Marca Bristo leaves behind a legacy of disability justice
Marca Bristo, President of Access Living, speaks at an event hosted by President Barack Obama marking the 20th anniversary of the Americans with Disabilites Act on the South Lawn of the White House in Washington, July 26, 2010. | Charles Dharapak / AP

After a long battle with cancer, disability justice pioneer Marca Bristo passed away this week. The veteran community organizer was one of the key players in drafting and passing the Americans with Disabilities Act, civil rights legislation that prohibits discrimination against people with disabilities. Bristo also founded Access Living, a Chicago-based disability rights organization that is predominantly staffed by people with a wide range of disabilities.

When she was 23, Bristo’s life was altered after she dove into Lake Michigan to retrieve a pair of sandals that her friend’s dog accidentally knocked into the water. Unaware of the shallow nature of the lake, Bristo broke her neck during the dive and was rendered paralyzed from the waist down. The accident was a catalyst for Bristo’s lifetime involvement in disability rights advocacy.

In 1984, she and a number of other disabled activists chained themselves to Chicago Transit Authority (CTA) vehicles, demanding more accessible options on buses and rail stations. The direct action was followed by a lawsuit against the CTA that resulted in the eventual implementation of bus lifts and, later, other accessibility measures on public transit.

Bristo was known not only for her policy initiatives but also for the mark she left in union organizing movements. “She was respected by everyone from the Chicago Teachers’ Union to union members from the Chicago Transit Authority,” said Amber Smock, the Director of Advocacy at Access Living. “Marca had a clear understanding that the struggle with labor issues was directly connected to the fight for disability rights.”

Smock became acquainted with Bristo in 2010 after she got promoted to the advocacy position at Access Living. “She took a lot of pain to support younger women with disabilities,” says Smock of the legendary activist and mentor. Smock says that counseling youth was emblematic of Bristo’s leadership style.

The company’s former president and CEO also appreciated people who challenged her just as much as she challenged others. Although she was remembered for having high standards and an unwavering work ethic, she was also recognized for her compassionate and receptive nature: “She knew how to engage with people from all walks of life.”

Bristo’s meticulous and strategic organizing approach earned her high praise from both grassroots organizers and politicians alike. In 1993, then-President Bill Clinton nominated her to lead the National Council on Disability, a position which she accepted and held until 2002. She also went on to help draft the ADA Amendment Act of 2008 under the Obama administration.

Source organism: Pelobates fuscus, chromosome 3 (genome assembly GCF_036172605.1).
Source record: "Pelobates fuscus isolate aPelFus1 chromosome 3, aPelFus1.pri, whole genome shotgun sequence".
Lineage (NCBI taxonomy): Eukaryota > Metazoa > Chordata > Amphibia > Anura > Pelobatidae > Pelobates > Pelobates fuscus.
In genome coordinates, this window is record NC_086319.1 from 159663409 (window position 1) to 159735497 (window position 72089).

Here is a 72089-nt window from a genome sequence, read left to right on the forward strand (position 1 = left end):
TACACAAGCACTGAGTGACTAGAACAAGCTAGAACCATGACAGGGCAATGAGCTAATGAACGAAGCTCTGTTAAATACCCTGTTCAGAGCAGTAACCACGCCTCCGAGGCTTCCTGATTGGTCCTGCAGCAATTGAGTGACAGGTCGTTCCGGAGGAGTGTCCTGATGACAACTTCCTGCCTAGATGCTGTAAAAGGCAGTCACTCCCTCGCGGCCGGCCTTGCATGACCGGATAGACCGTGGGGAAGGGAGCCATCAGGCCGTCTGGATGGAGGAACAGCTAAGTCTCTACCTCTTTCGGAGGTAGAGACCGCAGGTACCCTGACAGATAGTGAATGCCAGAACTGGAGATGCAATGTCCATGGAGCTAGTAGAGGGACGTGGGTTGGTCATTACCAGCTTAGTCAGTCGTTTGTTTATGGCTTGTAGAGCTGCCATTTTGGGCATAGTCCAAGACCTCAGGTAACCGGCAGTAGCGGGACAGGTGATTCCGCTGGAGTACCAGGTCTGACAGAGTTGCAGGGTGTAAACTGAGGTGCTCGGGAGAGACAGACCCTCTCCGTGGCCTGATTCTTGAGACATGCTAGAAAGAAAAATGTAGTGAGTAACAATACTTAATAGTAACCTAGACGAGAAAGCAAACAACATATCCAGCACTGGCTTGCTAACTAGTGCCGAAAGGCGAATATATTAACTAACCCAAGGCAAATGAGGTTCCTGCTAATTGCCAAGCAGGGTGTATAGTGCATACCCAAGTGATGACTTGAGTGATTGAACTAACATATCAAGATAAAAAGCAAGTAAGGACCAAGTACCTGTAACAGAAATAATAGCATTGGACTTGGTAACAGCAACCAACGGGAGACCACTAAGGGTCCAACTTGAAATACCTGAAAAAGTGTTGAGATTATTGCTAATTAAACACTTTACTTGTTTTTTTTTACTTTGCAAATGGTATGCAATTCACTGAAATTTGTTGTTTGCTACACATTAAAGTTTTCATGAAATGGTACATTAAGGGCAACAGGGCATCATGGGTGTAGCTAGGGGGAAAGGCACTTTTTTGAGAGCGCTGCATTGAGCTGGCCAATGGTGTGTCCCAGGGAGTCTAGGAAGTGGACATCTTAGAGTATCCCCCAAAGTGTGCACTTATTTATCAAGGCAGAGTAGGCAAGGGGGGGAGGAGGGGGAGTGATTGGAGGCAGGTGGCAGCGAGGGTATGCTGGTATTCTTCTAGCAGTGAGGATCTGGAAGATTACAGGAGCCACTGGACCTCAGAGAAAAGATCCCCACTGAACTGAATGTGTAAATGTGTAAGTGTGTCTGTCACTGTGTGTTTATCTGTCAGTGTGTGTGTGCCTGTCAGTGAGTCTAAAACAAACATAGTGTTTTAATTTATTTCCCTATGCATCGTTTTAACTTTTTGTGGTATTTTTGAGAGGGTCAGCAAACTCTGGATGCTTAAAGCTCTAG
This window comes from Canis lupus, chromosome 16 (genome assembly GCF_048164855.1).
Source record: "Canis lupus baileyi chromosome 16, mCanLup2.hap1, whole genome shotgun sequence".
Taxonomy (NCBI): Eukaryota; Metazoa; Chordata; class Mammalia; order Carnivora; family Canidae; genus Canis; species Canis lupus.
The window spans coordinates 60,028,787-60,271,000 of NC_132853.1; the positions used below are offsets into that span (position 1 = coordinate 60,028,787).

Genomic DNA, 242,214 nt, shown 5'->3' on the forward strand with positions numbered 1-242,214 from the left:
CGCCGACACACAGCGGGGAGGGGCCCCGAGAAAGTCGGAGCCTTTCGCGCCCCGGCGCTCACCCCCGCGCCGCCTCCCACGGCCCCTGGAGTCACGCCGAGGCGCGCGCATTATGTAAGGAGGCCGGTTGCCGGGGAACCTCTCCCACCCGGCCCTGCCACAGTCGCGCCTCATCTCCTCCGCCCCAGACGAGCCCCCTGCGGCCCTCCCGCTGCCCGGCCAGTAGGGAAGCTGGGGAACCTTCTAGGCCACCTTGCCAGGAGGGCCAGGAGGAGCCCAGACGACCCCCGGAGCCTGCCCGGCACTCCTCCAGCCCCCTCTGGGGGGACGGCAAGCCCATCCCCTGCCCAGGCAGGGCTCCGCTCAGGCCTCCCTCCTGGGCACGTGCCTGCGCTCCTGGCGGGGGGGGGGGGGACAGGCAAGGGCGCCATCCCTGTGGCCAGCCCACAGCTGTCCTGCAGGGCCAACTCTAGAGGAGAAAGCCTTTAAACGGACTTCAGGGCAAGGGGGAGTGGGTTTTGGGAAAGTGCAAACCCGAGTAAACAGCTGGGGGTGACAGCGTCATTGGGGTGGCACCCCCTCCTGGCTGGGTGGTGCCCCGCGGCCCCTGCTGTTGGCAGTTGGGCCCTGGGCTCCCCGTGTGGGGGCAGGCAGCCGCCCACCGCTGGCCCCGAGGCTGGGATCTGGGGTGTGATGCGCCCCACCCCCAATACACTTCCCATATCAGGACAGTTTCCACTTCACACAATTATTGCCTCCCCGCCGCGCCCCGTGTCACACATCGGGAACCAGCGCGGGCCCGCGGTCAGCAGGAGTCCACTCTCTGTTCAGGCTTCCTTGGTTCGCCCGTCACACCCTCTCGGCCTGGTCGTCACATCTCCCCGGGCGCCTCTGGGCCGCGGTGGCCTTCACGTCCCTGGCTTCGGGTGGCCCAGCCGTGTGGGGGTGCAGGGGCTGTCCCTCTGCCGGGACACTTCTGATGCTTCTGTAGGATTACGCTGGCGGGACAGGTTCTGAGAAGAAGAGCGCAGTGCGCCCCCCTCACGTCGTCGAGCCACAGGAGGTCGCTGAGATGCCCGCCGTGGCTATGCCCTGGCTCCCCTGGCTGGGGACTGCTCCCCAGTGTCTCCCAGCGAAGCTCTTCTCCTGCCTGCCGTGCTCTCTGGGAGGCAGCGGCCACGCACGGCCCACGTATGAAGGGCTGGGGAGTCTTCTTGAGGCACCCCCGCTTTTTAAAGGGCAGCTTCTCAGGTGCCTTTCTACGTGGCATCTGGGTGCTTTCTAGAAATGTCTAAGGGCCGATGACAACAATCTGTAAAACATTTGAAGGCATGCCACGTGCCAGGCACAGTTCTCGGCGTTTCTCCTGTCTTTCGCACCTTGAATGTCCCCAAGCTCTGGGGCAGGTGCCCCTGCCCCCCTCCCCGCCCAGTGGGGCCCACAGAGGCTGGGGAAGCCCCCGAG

Smock credits Bristo’s ability to navigate the political terrain to her acknowledgment of every person’s humanity and struggle, “whether you were a person with a disability who was trying to be independent and needed support—or the president of the United States.” Smock says, “Nobody was treated differently or better.”

The veteran activist also spent the last decade of her life learning from young queer disabled people of color. “The disability rights movement has evolved into a more intersectional understanding of disability justice,” says Smock. Despite Bristo’s “relative privilege” as a white woman in social justice, Smock insists that Bristo always made it a point to prioritize the voices of queer, disabled people of color within the movement.

Bristo’s drive for political transformation remained solid, even in the days leading up to her passing. The week of her death, House Speaker Nancy Pelosi reportedly called Bristo’s home.  Even in the midst of her deteriorating health, Bristo urged the speaker to move the Disability Integration Act—designed to prohibit discrimination against disabled individuals who need long-term services—“to the committee and to a floor vote.”

The undeniable legacy of Bristo’s activism is the opportunities disabled communities have access to today. Once quoted as saying, “My wheelchair wasn’t too wide for the doors, the doors were too narrow for my wheelchair,” Bristo reframed the modern conversation around “accessibility.” She challenged able-bodied people to confront their own privileges in society and passed the torch onto the next generation of disability justice leaders.


CONTRIBUTOR

Michelle Zacarias
Michelle Zacarias

Michelle Zacarias is a staff writer at People's World. A graduate of the Univ. of Illinois in Urbana-Champaign, Zacarias has invested her time in raising awareness on issues of social justice and equality. She has written and conducted research in several parts of the world; most recently Ho Chi Minh City, Vietnam, where she presented on disability awareness at the U.S. Consulate. Michelle self identifies as multi-marginalized: as a Latina, a woman of color and a person with disabilities. She considers her experiences a privilege, one that she hopes to use as a platform for spreading socio-political consciousness. In her spare time Michelle enjoys drinking pricey wines and watching old school zombie flicks.  

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